740.00119 Council/3–2146: Telegram

The Assistant Secretary of State (Dunn) to the Secretary of State


3255. This is Delsec 298 from Dunn. During the discussion yesterday of the French proposals for the organization of the Paris Conference (reference Delsec 29754) the French representative asked the deputies to ascertain the views of their governments whether the conference is to be held on May 1 even if the agreed drafts are not yet ready.

I stated that there was still adequate time to prepare the necessary drafts, that I was confident we could and would make progress in this respect, and that my government expects the conference will be convened on May 1 as agreed in Moscow. Jebb supported this position.

Soviet deputy declared that the sole purpose of the conference was to consider the agreed drafts of peace treaties prepared by the CFM, that it was not intended that it should prepare such drafts and, if no drafts were ready, a new situation had arisen which was not contemplated by the Moscow agreement. He asked what the conference could accomplish in the event that the drafts were not completed when it met as its terms of reference would only permit it to make recommendations upon the basis of existing drafts.

French deputy is concerned lest his government, after having issued invitations to the conference on behalf of the CFM, will at the last minute be faced with the inability of the Five Powers to agree upon the functions of the conference and that it will meet without any useful task to perform. He urged the deputies to consult their governments and to inform him as soon as possible of their views. It was anticipated that the French Government would issue the invitations on or about April 1 unless prior to that time an agreement to the contrary had been reached between the states members of the CFM.

As it was clear that Gusev was not ready to state whether his government would agree to having the conference if the drafts had not been completed, I, as chairman, suggested that in any matters with regard to the invitations for the conference itself, upon which the French Government wished clarification, it would be advisable for that government to deal directly with the other governments represented on the Council of Foreign Ministers.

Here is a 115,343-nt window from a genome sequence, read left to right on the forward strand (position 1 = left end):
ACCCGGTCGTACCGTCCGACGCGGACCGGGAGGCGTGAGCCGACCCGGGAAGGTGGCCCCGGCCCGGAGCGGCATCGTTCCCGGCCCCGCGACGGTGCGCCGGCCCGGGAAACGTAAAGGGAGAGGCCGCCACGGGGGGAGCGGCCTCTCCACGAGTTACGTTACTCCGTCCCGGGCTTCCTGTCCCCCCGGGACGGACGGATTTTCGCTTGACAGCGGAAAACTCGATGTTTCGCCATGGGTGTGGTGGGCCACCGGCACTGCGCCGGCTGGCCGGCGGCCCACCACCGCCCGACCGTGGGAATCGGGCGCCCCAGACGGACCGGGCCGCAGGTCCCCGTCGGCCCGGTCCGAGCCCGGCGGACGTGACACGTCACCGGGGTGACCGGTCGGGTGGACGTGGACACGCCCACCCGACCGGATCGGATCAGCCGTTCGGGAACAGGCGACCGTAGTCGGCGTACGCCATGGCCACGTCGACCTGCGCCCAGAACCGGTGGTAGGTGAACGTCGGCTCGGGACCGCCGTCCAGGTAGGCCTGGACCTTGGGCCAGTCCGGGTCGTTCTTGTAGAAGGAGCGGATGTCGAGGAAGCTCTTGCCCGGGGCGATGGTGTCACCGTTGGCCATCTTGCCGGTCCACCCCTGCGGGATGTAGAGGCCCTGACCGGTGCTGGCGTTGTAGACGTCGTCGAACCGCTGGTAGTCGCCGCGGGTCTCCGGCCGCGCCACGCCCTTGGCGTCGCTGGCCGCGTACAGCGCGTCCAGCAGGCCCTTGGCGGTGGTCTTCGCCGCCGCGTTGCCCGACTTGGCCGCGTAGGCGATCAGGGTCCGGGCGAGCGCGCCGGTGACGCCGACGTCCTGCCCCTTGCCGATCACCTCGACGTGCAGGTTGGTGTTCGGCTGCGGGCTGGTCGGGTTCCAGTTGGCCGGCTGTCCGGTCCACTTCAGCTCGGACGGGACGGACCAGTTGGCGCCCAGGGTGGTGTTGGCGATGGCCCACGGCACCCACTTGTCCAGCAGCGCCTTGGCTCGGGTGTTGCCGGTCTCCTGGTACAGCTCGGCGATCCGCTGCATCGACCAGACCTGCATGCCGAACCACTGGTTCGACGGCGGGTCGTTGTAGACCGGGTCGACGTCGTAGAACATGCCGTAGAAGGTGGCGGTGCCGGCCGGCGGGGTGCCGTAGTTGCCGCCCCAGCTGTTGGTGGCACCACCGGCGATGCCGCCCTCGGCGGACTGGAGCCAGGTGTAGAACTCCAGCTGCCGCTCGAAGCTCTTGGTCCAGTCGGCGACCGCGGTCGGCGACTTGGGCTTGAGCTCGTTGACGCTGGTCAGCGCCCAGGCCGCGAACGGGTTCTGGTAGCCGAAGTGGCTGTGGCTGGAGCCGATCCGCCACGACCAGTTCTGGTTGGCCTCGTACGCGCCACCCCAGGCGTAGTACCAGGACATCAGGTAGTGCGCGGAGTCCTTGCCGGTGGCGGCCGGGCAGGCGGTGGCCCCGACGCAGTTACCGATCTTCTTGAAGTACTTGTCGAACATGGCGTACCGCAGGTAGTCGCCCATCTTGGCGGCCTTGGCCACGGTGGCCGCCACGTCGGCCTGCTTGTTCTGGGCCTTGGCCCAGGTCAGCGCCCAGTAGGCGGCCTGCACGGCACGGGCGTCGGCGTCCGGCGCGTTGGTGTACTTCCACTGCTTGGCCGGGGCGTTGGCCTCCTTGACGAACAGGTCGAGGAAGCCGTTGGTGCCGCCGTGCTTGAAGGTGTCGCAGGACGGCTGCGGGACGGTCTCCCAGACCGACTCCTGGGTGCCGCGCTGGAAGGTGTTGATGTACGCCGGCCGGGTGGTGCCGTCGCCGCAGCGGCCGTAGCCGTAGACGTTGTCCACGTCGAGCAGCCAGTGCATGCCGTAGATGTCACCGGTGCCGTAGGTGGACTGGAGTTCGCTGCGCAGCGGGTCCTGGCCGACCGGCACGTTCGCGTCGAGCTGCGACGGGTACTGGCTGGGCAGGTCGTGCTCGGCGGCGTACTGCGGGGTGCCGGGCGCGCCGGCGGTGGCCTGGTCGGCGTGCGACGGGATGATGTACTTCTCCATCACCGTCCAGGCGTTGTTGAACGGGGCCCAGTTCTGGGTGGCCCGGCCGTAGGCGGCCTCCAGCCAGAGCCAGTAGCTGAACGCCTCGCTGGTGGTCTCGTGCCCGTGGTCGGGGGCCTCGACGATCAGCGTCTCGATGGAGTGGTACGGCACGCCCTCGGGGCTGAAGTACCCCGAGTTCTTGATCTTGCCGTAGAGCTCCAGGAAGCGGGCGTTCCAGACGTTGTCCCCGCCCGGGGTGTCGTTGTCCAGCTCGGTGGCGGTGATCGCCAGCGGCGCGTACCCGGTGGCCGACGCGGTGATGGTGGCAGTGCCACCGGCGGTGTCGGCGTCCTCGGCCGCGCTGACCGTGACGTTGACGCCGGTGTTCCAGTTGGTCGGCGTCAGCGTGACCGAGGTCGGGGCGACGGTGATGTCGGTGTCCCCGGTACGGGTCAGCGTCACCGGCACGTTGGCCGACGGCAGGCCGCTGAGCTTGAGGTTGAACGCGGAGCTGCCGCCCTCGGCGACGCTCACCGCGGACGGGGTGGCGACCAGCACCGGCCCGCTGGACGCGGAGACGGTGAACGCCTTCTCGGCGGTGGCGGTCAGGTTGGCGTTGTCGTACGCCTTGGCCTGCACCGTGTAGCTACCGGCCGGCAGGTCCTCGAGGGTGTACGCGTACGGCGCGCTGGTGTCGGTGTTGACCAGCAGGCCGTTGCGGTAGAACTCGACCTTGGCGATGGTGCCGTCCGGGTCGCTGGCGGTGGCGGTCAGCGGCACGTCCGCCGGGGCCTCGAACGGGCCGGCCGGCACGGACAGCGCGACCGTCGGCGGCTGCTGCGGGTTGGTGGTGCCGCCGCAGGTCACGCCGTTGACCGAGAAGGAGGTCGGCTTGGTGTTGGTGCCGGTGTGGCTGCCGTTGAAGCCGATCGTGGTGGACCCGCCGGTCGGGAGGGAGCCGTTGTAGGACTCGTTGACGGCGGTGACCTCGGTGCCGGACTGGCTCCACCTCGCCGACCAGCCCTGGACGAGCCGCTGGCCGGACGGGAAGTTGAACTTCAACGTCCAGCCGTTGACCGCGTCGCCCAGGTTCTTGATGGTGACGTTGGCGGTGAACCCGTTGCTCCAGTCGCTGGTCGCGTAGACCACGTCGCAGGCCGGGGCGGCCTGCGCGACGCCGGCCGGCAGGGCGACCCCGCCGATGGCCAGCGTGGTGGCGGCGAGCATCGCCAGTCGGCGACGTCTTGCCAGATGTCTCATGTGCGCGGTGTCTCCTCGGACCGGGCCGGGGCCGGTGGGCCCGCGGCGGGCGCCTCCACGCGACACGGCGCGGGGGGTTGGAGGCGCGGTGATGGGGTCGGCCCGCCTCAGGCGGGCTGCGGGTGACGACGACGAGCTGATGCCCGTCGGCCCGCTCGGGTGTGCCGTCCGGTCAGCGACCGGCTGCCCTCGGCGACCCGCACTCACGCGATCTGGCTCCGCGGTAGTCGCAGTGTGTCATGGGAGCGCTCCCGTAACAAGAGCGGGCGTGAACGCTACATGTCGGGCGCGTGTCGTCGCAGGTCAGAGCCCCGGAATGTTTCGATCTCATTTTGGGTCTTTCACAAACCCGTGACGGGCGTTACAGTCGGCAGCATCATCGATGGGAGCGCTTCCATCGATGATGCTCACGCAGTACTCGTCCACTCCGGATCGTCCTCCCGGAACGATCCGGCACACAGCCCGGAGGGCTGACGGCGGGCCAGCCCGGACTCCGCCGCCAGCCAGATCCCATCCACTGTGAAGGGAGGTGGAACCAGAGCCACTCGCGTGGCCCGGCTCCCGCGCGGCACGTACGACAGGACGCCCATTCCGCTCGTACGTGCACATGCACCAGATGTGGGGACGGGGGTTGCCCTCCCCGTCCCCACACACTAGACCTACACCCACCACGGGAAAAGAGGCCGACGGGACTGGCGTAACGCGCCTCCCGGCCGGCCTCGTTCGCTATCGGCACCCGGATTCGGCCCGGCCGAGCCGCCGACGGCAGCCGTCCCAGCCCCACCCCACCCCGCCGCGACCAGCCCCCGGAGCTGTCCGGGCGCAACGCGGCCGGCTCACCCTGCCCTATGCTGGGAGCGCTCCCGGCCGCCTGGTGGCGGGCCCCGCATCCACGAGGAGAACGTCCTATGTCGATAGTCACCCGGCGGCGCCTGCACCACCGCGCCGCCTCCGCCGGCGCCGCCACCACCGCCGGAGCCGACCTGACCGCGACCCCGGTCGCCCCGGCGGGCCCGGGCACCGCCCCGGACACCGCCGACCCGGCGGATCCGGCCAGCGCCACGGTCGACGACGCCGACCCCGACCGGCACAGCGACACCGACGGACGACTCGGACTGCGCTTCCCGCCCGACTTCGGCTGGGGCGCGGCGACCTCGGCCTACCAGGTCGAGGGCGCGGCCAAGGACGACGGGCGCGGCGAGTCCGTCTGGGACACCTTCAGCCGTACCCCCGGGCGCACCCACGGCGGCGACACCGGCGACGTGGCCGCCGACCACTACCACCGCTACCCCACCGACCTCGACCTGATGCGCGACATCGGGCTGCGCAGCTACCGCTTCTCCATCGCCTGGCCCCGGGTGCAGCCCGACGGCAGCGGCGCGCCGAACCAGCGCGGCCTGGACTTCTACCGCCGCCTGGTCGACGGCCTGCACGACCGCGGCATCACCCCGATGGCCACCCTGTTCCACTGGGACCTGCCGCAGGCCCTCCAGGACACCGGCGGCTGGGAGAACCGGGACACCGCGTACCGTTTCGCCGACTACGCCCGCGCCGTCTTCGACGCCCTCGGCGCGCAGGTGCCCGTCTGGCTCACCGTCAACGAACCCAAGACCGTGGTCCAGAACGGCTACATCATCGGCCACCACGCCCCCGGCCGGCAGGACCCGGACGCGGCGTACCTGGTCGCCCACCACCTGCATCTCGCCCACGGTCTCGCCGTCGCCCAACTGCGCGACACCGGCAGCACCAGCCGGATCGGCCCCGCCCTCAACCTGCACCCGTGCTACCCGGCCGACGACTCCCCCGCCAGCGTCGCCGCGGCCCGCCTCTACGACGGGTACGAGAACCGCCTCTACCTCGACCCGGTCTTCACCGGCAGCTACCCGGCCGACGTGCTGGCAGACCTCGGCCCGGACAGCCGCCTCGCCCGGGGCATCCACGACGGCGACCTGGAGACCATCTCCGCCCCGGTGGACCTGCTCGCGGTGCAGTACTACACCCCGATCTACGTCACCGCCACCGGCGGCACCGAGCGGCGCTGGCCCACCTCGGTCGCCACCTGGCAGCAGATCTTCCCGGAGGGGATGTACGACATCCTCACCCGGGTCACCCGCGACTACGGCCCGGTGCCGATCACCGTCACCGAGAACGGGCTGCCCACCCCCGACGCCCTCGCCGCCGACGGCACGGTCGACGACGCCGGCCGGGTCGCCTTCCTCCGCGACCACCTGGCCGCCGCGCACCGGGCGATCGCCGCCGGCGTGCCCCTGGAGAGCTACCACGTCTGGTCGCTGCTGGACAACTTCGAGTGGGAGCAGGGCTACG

Although Gusev stated he was without instructions, it was quite apparent to me that by his insistence upon the literal interpretation of the opening phrase of paragraph 2 of the Moscow communiqué of last December55 he was indicating that his government will oppose [Page 33] the convening of the conference at Paris until a further measure of agreement has been reached upon the drafts, which to their minds probably means acceptance of the Soviet position on at least some of the major points.

I had a talk with Couve de Murville this afternoon before his return to Paris. He said that the French Government would address communications to US, UK and USSR Governments in an effort to clear up two points with respect to projected Paris Conference. One is the question whether all of the countries that are invited will be expected and authorized to discuss all of the treaties or whether certain countries would be restricted to discussing only certain treaties as Gusev indicated yesterday might be what the Soviet Government would suggest, The second point is the exact date upon which the conference is to be convened. That entails a clarification and agreement whether the conference will be held even in the event the drafts of all the treaties are not entirely completed.


[In a message dated March 21, Foreign Secretary Bevin urged Secretary Byrnes to postpone the issuance of invitations for a meeting of the Council of Foreign Ministers in view of the developments in the Iranian case before the United Nations Security Council. For the text of Bevin’s message, see Volume VII, page 368.]